Paul Bayle

Project: Coastal adaptation under Sea Level Rise using soft engineering

Supervisors: Dr Christopher Blenkinsopp, Dr Alan Hunter and Prof Gerd Masselink

Abstract
Global mean sea level is rising at an increasing rate, and this represents one of the main long term coastal hazards. Existing hard engineering coastal defences are neither designed nor efficient against Sea Level Rise (SLR), and therefore are likely to be over-topped and breached during this century.

A recent soft engineering technique named “dynamic revetment” or “cobble berm” has been implemented in some coastal places to protect the hinterland against storm wave and erosion. This type of revetment is not static and moves under wave’s action while dissipating the wave’s energy. By optimising the design of the dynamic revetment as well as the deployment area, this structure is supposed to self-maintain its relative position to sea level under SLR. The pebbles composing such a protection are expected to move landward under SLR, thus keep protecting the hinterland against future extreme wave climate.

The performance of the revetment was tested in the GWK large scale flume, Hannover, Germany, through the ‘DynaRev’ experiment. The experiment was designed to assess the behaviour and the capacity of the revetment to adapt and protect sandy beaches against waves attack and SLR.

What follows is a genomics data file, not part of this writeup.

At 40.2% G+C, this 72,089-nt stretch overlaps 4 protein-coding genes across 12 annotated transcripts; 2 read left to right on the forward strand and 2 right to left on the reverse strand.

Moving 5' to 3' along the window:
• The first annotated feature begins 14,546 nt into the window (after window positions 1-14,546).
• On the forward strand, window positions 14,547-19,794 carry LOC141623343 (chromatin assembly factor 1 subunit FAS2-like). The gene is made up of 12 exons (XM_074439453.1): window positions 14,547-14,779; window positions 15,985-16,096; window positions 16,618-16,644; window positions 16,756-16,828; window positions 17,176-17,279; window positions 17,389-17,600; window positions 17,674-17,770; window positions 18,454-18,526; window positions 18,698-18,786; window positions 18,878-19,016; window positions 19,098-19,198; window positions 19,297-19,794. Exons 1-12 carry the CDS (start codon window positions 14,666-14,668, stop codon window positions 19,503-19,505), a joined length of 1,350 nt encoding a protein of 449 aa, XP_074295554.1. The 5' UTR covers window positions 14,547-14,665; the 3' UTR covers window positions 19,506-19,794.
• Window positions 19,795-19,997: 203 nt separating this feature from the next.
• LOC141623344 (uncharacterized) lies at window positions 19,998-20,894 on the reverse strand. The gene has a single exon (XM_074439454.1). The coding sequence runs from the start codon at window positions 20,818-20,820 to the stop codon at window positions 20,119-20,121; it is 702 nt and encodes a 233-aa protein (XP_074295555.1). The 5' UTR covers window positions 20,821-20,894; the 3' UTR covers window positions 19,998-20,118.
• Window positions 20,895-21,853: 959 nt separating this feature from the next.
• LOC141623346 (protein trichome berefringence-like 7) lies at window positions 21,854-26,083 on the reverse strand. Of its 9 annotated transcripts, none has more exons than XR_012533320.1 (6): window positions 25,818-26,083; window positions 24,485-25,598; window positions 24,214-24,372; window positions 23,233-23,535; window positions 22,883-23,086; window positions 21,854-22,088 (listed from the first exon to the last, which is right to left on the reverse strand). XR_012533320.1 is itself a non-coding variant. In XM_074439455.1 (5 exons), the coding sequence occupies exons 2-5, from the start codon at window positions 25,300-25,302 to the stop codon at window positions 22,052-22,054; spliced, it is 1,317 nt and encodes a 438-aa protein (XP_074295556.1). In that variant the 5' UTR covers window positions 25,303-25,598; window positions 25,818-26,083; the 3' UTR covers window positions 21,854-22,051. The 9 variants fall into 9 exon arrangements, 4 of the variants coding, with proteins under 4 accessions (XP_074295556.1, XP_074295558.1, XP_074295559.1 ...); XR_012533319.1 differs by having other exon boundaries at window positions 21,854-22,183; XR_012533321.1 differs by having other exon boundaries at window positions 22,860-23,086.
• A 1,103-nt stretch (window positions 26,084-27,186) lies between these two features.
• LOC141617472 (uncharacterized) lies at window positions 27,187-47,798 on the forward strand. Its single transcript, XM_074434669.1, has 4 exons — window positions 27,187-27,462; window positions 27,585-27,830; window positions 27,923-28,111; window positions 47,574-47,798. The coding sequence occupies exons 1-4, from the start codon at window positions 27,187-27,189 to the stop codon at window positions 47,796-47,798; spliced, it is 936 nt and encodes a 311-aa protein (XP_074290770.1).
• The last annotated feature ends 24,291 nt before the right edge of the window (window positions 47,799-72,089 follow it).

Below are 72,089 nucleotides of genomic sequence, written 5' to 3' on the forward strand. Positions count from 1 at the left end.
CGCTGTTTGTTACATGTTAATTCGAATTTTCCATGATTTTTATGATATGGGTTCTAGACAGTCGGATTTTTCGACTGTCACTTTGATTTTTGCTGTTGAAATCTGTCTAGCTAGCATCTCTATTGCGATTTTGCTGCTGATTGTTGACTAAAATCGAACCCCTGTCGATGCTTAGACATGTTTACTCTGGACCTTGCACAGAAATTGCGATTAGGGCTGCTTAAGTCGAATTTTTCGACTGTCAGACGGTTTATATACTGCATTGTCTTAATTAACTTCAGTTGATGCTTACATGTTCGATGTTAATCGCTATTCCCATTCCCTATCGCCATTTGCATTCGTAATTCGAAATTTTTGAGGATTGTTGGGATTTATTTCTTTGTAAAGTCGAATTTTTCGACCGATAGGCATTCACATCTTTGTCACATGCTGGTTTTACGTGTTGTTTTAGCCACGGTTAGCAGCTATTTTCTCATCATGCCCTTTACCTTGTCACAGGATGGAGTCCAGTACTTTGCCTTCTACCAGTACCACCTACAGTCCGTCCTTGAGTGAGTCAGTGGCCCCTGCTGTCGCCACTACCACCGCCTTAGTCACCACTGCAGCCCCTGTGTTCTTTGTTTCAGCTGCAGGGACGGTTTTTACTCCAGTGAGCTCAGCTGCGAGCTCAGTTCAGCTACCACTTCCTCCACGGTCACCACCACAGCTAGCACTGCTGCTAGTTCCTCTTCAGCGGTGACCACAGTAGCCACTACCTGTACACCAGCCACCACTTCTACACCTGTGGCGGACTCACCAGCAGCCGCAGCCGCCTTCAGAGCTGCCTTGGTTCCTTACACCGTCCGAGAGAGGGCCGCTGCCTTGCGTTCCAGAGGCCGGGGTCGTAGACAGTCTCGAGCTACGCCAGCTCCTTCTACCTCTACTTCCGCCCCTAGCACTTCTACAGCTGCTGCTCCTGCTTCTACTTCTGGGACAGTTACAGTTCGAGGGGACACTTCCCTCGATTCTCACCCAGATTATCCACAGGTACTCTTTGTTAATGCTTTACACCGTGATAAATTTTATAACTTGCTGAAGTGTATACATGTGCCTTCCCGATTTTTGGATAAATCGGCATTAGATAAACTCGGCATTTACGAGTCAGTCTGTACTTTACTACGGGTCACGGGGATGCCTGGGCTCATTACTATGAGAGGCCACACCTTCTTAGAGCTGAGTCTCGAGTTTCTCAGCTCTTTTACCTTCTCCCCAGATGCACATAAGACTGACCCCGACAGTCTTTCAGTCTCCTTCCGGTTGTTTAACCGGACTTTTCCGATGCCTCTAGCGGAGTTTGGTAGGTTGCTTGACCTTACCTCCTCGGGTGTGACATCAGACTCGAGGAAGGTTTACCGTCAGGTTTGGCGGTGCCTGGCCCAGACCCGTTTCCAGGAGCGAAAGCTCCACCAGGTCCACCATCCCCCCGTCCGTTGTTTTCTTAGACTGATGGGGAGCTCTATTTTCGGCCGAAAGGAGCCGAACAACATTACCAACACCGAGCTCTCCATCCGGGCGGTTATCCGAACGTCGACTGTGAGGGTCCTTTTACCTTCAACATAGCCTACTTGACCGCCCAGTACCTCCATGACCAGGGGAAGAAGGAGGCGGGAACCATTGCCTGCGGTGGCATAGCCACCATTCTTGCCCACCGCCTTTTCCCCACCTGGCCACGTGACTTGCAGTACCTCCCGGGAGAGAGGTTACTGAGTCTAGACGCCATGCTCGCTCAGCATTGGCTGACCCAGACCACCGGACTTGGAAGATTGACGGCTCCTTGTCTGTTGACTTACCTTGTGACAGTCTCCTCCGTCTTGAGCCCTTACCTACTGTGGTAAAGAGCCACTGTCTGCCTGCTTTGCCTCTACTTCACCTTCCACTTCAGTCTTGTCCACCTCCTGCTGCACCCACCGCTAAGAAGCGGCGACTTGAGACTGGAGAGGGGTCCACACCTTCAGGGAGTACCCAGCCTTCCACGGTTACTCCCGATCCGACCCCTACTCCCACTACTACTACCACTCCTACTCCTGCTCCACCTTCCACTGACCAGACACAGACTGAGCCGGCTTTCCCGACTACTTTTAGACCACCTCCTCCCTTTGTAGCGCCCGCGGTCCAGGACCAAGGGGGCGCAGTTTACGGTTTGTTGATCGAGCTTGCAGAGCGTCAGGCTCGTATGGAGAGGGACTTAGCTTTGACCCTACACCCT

Biography
Paul is a PhD student based at the department of Architecture and Civil Engineering at the University of Bath. He is part of the Water, Environment and Infrastructure Resilience (WEIR) research group, and the Water Innovation and Research Centre (WIRC). Paul’s research is focused on physical and numerical modelling to better understand beach profile evolution under SLR. He is also interested in general coastal protection with a specific expertise in submerged artificial reef and dynamic revetment. He is also trained in operational oceanography and survey management.

Before joining the WISE CDT, Paul completed a two-year degree in Civil Engineering at the University of Paul Sabatier in Toulouse, then a BSc degree in Earth and Environment Science at the University of Bordeaux and an MSc degree in Oceanography at the University of Southampton. His MSc thesis was completed at the Griffith Centre for Coastal Management (Australia) on beach morphodynamics impacted by artificial submerged reef. Paul also led and managed a Hydralab+ project, running the DynaRev experiment at the GWK large scale flume.

Contact: P.M.Bayle@bath.ac.uk

WISE 2017 Summer School Presentation: Paul_Bayle_Jun17[1]

June 2017 Poster: Paul Bayle Jun17